League of Legends

[EU LCS] Splyce- Understanding the snake puzzle

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Bringing a new flair to Europe's yellow snakes. Peter the new head coach of Splyce rebuilt the whole roster coming into 2018. Potential is a good way to describe this new lineup. A mix of veterans and fairly unpolished talents from the past year build the new generation of the golden snakes. Behind all that process is a maestro, their coach Peter.

Peter coached the Brazilian team INTZ before joining Splyce for the 2018 season. He started in 2016 as their analyst when the roster was the still the dominant five with Yang, Revolta, Tockers, Micao and Jockster who now are reunited in Keyd Stars for the 2018 CBLoL split. They were in many aspects the best team in Brazil even before Peter joined the team. However they were not successful internationally, so the team brought in Peter to advance their expertise in macro play and help scouting enemy teams. He would not only bring a level of knowledge towards map movement and the use of power spikes that wasn’t very common in Brazil during that time. INTZ was already played from the jungle, creating pressure around the mid lane and timing the waves for their advantage. It was a team that built this concept for them with their former coach Abaxial. However the team disbanded after their worlds appearance and despite a fairly successful year in 2016, Peter had to rebuild their lineup from scratch. He used a similar approach already with INTZ in 2017 as he used here with Splyce.


So let’s understand Peter’s INTZ. He built around their bot lane Micao and Jockster, as they were the only ones left from the 2016 roster. Leaving him with one shot caller in Jockster and one solid and always consistent performing ad carry in Micao. Most important he had already two veterans.

Peter looks when building a team the possibility to shape them around coordinated map play. Nothing is done without preparation and for that, he needs experienced shot callers. So he already has a consistent bot lane, that until this point played already for a long time together and at that time the best support in Brazil. They were not without their flaws, but they can be the pillar to build the team around. Anyways, what he needs now is a carry player. So he looked for two players from INTZ’s b team and he found Shini and Envy.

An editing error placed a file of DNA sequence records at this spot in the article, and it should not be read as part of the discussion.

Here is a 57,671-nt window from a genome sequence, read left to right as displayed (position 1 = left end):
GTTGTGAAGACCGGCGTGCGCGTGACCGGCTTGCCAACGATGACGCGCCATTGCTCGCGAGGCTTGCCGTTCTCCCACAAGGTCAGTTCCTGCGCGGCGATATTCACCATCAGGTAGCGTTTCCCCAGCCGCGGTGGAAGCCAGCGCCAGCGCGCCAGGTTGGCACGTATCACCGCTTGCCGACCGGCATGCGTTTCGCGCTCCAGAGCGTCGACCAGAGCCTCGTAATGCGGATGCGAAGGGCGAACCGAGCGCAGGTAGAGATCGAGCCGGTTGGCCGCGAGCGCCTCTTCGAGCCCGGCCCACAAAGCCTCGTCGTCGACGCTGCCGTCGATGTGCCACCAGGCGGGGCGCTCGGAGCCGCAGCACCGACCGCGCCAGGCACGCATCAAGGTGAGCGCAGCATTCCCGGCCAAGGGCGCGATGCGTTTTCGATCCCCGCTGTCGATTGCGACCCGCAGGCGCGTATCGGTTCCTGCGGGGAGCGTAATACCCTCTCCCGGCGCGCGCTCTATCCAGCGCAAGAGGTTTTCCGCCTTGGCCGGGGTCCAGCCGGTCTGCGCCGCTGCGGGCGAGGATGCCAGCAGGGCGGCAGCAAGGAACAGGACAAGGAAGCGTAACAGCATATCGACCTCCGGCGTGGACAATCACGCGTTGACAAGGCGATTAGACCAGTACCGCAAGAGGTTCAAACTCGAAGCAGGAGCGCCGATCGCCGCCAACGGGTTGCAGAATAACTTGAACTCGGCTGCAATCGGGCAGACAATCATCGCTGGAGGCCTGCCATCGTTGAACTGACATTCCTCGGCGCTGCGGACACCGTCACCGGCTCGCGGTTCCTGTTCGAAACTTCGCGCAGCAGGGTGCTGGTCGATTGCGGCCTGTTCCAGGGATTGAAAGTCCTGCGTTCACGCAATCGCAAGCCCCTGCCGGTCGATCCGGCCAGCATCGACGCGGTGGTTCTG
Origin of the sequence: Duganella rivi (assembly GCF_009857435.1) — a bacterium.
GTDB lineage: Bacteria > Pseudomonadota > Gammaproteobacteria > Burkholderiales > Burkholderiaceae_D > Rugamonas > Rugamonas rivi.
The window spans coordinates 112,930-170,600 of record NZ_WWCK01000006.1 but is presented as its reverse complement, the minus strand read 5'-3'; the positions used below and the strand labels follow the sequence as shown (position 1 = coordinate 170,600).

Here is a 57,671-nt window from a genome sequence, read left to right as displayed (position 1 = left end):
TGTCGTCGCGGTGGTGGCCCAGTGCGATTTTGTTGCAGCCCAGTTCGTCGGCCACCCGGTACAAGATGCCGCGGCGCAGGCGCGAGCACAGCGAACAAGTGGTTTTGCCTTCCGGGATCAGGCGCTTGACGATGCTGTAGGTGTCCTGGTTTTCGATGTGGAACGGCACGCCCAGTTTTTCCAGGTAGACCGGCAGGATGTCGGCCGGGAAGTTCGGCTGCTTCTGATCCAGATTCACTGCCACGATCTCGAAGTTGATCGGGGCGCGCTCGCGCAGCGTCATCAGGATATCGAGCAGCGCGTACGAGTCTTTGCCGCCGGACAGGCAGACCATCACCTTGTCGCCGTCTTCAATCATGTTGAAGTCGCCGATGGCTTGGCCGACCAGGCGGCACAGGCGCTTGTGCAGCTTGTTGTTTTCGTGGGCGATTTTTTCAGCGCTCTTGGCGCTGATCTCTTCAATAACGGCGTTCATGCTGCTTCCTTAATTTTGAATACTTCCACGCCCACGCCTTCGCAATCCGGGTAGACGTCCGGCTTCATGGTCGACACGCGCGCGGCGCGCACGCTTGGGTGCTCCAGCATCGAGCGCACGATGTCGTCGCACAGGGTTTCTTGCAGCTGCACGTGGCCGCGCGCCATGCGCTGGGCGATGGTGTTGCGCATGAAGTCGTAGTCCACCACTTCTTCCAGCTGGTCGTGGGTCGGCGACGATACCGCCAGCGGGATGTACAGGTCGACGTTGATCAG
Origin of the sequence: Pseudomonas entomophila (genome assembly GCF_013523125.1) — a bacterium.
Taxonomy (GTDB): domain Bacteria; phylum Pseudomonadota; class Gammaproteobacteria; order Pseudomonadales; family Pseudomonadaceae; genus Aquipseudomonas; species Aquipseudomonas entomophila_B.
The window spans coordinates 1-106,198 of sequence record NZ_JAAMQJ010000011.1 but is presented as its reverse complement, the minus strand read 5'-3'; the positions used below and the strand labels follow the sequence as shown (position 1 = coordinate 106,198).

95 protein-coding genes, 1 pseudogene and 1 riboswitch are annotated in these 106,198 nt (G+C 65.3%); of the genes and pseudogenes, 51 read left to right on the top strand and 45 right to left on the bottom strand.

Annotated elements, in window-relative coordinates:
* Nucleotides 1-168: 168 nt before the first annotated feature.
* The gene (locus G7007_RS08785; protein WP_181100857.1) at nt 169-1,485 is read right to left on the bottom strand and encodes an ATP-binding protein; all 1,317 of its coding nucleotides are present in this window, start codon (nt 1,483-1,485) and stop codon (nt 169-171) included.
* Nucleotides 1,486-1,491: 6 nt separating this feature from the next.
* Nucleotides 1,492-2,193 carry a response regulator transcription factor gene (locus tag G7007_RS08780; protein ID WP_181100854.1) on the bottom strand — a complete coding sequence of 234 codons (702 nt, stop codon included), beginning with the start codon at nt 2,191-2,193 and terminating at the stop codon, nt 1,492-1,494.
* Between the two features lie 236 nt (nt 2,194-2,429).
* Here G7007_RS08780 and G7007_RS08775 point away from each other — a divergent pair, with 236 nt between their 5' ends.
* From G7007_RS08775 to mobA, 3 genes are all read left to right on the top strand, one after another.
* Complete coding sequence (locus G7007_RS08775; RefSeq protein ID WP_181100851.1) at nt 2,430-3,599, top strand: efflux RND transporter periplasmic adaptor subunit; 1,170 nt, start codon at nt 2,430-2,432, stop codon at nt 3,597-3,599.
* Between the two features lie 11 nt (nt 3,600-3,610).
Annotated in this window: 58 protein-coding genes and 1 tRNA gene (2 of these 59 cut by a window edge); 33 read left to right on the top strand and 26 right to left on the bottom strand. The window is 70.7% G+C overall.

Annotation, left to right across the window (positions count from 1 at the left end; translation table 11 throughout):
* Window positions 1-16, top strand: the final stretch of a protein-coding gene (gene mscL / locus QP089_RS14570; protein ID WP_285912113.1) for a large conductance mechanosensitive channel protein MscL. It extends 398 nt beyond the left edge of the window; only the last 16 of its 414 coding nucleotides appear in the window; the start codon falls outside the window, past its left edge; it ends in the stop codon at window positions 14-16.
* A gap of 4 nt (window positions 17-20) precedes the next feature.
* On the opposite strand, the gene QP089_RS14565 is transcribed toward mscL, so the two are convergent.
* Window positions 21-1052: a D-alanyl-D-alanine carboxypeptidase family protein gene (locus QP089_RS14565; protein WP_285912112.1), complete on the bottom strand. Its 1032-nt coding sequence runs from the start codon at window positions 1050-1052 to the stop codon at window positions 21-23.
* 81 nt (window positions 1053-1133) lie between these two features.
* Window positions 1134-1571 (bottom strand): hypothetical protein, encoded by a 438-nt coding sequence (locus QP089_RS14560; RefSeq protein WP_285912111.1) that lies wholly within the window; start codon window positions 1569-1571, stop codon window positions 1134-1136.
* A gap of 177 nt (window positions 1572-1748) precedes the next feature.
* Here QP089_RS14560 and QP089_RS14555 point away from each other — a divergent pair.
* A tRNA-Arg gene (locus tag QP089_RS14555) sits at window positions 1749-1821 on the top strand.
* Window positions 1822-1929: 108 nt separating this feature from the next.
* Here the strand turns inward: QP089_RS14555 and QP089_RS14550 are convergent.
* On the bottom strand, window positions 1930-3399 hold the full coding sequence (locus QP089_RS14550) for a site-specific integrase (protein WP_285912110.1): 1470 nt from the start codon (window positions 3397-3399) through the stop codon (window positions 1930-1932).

Shini was a veteran jungler that had a break due to a boosting ban and was fighting his way up through the challenger series and Envy was a newcomer and mid laner that showed great individual mechanics and lane control over the year. With that, he not only found an already synergized duo, but also two players with the huge individual potential to grow. So the team could continue to play mid-centric as the 2016 INTZ used to play. Also finding high-level jungle and top laners in Brazil is a bit difficult as the talent pool in these two roles is a lot smaller than mid laners and ADCs for example. So he rounded up the roster, with possibly one of Brazil’s most underrated top laners because he was only known for his unusual champion pool, the top laner Ayel. Ayel was the most interesting pickup of the team, a player that already had some CBLOL experience, didn’t shine on meta champions but if he would be able to pick his Zed top lane, he would be able to carrsingle-handedlyly out of the lane. He was the highest-ranked player in Brazilian SoloQ several times and talent was definitely not the problem here.


Peter would not only show him how to play the meta champions on an acceptable level, but he would use his top laner's strengths to force out bans and also use creative strategies around his top laner to win some matches. He saw was the talent of a player and he knew how to use it. Even if the INTZ of 2017 dropped out in the semis against Pain Gaming wasn’t considered a success for the organization, he definitely had built a team, that was capable of playing good League of Legends. And if the meta didn’t shift towards long and late team fights that were the strengths of Pain Gaming, the team might have even made it through to the finals. Anyways when it came to game plan execution and map rotation they maintained the prowess of the previous roster, even with the new players.